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Last Monday night I gave a presentation at the local St. Louis .NET user group (www.stlnet.org).  My presentation was on some of the new extensibility infrastructures available in .NET.  More specifically, I talked about  IoC/DI containers, the Managed Extensibility Framework (MEF), and CLR Add-Ins via the System.AddIn infrastructure.

While these user group presentations usually range from 10,000 foot marketing overviews of products all the way down to "in the weeds" developer discussions, I intentionally picked a topic that was probably more technical than most and which covered a lot of technologies not generally thought about by the average developer.   I'm sure more than a few of the attendees were out of their comfort zone in terms of how they approach designing software.   With frameworks like the CompositeWPF guidance bringing IoC to the attention of more and more developers every day, I think it is important that even the less experienced developers start putting thought into the correct way to design extensible applications. 

My guess is that designing software for change (or growth) isn't necessarily something that is a priority to your average developer although, with technologies like IoC containers and MEF it's actually something that is much easier to do today than it was just a few years back.   As part of my day-to-day job at SSE I am involved heavily with the design and architecture of frameworks and platforms which our clients use as the foundation of their key applications.  As part of this responsibility, I am forced to design frameworks that are extremely flexible and most (if not all) of the key subsystems of my frameworks must be replaceable or customizable with very little effort by my clients.  Don't get me wrong, I also like to think that my frameworks actually DO SOMETHING out of the box, but, if the client doesn't like what a certain piece does, they can swap it out seamlessly for their own implementation.  Designing frameworks to be this flexible is not a new goal and neither are most of the patterns and technologies used to achieve that flexibility.  I think the issue is really that too many developers have spent too long simply opening a form, slapping a button on it, and putting code behind the button.  Unfortunately this is too easy to do and you aren't really forced to design for change until you are backed up against a wall and asked to change what you've written.   Even then, unless you understand and appreciate the elegance of extensible applications you probably see nothing wrong with simply editing your code over and over again when asked.  If your application needs new functionality, slap on a new button and go.  It's as simple as that, right?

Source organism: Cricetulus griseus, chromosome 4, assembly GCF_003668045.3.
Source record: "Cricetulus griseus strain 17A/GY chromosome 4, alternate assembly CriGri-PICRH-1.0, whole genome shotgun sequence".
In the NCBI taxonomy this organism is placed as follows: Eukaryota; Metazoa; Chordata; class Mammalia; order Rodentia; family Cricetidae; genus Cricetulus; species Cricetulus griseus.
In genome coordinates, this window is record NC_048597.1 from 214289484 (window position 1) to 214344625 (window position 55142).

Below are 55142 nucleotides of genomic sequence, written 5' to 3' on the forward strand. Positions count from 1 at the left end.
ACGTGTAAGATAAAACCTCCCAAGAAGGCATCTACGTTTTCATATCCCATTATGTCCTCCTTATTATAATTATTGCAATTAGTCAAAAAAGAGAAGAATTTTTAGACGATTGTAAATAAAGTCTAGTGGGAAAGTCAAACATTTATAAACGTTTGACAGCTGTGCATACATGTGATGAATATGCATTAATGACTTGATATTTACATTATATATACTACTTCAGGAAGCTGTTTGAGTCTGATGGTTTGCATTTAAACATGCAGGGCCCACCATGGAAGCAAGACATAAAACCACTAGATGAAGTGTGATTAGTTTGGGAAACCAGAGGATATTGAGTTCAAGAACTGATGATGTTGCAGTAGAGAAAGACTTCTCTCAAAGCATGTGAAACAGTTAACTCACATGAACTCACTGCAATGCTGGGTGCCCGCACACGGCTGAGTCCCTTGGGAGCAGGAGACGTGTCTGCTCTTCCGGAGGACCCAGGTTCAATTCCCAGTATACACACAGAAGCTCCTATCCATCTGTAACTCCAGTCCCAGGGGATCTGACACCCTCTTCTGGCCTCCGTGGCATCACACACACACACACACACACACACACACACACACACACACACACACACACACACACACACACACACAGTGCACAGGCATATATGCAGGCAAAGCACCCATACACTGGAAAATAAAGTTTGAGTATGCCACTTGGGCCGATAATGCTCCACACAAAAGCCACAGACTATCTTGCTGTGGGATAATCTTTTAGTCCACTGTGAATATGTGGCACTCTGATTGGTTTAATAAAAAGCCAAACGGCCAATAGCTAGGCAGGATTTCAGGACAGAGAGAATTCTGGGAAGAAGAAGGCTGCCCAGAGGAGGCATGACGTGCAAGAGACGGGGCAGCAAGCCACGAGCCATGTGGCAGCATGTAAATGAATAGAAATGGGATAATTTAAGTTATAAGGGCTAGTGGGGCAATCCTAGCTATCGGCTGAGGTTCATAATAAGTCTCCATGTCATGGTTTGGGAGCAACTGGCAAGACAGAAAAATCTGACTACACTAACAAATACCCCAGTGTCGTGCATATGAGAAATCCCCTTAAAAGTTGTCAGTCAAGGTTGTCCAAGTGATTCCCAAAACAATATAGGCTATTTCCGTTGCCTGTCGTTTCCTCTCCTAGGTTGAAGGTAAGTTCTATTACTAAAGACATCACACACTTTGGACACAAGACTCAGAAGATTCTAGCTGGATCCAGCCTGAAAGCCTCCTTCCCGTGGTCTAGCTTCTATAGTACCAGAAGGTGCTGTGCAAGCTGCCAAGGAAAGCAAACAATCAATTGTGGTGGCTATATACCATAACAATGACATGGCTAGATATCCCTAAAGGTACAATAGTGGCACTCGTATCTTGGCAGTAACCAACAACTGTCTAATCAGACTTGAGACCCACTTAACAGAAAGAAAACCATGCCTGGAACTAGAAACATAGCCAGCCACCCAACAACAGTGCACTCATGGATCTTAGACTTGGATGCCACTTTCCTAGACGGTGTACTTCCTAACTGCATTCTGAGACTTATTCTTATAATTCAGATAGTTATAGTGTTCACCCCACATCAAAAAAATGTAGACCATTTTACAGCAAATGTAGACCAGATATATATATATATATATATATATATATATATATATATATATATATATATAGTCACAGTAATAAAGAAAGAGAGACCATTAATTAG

Anyway, let me know your thoughts if you find yourself reading this.

Also, if you are interested in learning more about these infrastructures, check out the following links:

Also, the MEF team recently shipped a new tech preview of the next version.  Check out Brad Abram's blog about that here: http://blogs.msdn.com/brada/archive/2008/11/25/mef-preview-3-shipped.aspx.

Anyway, more extensibility discussions to follow...so stay tuned!

Posted on Wednesday, November 26, 2008 3:36 PM | Back to top


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